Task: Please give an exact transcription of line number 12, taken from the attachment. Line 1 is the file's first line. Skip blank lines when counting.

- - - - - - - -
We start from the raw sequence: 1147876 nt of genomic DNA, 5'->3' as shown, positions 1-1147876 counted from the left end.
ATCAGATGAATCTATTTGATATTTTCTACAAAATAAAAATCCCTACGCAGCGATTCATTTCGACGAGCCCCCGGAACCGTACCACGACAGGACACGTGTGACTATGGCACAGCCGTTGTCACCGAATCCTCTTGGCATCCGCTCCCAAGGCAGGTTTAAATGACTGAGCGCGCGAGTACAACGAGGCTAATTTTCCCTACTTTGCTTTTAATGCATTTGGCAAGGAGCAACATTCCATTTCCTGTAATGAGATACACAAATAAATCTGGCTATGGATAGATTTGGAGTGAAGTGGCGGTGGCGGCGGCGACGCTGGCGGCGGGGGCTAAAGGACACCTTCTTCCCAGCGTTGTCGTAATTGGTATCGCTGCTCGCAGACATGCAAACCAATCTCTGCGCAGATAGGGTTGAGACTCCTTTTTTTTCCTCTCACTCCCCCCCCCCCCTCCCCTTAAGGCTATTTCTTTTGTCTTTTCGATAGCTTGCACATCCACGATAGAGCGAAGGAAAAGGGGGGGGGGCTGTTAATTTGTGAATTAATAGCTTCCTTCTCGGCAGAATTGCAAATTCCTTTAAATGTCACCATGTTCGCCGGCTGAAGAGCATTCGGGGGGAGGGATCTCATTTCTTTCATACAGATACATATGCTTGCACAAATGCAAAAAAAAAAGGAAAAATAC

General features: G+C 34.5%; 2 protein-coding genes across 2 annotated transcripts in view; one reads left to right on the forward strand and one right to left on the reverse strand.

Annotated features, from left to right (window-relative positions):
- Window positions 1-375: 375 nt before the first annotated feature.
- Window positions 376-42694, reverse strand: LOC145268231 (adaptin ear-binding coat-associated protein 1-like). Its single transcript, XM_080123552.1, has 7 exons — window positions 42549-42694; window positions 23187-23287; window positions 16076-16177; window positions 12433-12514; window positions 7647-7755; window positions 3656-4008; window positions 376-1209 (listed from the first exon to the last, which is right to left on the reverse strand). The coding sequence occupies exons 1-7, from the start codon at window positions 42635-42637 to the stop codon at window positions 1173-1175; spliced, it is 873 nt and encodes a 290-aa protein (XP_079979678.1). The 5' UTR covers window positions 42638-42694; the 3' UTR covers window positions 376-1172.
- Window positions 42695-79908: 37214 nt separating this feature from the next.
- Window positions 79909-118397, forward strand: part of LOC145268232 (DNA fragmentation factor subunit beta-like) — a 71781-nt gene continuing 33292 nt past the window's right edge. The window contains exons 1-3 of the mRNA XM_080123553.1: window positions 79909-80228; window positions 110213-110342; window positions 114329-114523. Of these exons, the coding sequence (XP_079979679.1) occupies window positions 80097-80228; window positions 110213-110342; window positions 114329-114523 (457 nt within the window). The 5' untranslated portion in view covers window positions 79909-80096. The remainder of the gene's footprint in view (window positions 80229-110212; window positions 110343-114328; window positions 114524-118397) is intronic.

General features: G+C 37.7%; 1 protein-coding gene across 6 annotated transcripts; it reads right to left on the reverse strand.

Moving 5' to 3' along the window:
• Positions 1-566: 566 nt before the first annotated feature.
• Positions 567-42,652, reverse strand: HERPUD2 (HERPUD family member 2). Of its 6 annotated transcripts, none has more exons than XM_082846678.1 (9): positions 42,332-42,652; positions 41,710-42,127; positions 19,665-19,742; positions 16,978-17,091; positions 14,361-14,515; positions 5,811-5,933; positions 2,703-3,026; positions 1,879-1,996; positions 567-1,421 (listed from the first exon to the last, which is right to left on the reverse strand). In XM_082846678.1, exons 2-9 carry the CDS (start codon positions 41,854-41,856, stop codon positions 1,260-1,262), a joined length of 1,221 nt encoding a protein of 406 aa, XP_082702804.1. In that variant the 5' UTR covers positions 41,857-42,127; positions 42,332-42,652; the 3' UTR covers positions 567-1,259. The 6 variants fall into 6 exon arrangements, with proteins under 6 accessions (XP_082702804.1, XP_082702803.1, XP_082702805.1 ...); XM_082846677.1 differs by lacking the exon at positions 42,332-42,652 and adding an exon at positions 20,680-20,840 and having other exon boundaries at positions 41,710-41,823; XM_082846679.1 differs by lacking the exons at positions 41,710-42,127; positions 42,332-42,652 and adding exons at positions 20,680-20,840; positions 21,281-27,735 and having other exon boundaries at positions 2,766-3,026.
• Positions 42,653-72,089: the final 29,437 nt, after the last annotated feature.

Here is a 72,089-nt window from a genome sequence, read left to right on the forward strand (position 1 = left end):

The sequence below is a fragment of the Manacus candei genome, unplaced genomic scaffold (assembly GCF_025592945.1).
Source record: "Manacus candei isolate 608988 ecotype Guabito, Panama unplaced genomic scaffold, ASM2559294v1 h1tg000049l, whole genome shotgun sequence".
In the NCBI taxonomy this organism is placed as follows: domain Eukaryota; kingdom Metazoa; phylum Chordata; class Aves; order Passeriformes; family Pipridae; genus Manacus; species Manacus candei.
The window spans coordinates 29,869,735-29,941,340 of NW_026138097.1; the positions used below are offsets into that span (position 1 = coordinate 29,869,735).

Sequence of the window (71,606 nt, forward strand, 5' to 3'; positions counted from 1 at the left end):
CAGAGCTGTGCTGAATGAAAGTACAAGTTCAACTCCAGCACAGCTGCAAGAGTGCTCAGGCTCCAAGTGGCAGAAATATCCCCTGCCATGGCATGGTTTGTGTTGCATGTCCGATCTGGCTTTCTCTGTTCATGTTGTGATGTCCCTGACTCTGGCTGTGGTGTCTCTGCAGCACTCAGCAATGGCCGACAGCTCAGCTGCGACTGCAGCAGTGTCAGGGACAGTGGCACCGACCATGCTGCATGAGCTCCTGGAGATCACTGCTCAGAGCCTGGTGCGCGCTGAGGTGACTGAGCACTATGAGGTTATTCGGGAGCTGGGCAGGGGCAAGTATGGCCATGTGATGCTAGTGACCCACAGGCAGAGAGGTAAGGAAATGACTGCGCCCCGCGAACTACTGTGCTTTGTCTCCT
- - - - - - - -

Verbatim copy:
• Positions 567-42,652, reverse strand: HERPUD2 (HERPUD family member 2). Of its 6 annotated transcripts, none has more exons than XM_082846678.1 (9): positions 42,332-42,652; positions 41,710-42,127; positions 19,665-19,742; positions 16,978-17,091; positions 14,361-14,515; positions 5,811-5,933; positions 2,703-3,026; positions 1,879-1,996; positions 567-1,421 (listed from the first exon to the last, which is right to left on the reverse strand). In XM_082846678.1, exons 2-9 carry the CDS (start codon positions 41,854-41,856, stop codon positions 1,260-1,262), a joined length of 1,221 nt encoding a protein of 406 aa, XP_082702804.1. In that variant the 5' UTR covers positions 41,857-42,127; positions 42,332-42,652; the 3' UTR covers positions 567-1,259. The 6 variants fall into 6 exon arrangements, with proteins under 6 accessions (XP_082702804.1, XP_082702803.1, XP_082702805.1 ...); XM_082846677.1 differs by lacking the exon at positions 42,332-42,652 and adding an exon at positions 20,680-20,840 and having other exon boundaries at positions 41,710-41,823; XM_082846679.1 differs by lacking the exons at positions 41,710-42,127; positions 42,332-42,652 and adding exons at positions 20,680-20,840; positions 21,281-27,735 and having other exon boundaries at positions 2,766-3,026.